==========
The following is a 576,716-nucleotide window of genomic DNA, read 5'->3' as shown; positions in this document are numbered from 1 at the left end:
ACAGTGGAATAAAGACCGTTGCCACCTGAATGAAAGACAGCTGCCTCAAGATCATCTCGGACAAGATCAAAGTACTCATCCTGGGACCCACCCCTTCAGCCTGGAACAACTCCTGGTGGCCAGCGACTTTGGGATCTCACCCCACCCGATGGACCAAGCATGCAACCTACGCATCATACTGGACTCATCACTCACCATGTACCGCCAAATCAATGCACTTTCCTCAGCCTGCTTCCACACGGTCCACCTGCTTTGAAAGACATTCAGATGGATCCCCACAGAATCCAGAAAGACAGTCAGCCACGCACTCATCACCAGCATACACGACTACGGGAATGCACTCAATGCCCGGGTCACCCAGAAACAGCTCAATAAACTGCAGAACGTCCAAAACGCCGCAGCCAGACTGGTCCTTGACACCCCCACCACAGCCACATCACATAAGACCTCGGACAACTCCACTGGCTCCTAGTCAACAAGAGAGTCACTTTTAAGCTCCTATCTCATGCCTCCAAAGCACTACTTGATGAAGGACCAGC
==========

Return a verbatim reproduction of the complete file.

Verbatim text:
The following is a 576,716-nucleotide window of genomic DNA, read 5'->3' as shown; positions in this document are numbered from 1 at the left end:
ACAGTGGAATAAAGACCGTTGCCACCTGAATGAAAGACAGCTGCCTCAAGATCATCTCGGACAAGATCAAAGTACTCATCCTGGGACCCACCCCTTCAGCCTGGAACAACTCCTGGTGGCCAGCGACTTTGGGATCTCACCCCACCCGATGGACCAAGCATGCAACCTACGCATCATACTGGACTCATCACTCACCATGTACCGCCAAATCAATGCACTTTCCTCAGCCTGCTTCCACACGGTCCACCTGCTTTGAAAGACATTCAGATGGATCCCCACAGAATCCAGAAAGACAGTCAGCCACGCACTCATCACCAGCATACACGACTACGGGAATGCACTCAATGCCCGGGTCACCCAGAAACAGCTCAATAAACTGCAGAACGTCCAAAACGCCGCAGCCAGACTGGTCCTTGACACCCCCACCACAGCCACATCACATAAGACCTCGGACAACTCCACTGGCTCCTAGTCAACAAGAGAGTCACTTTTAAGCTCCTATCTCATGCCTCCAAAGCACTACTTGATGAAGGACCAGC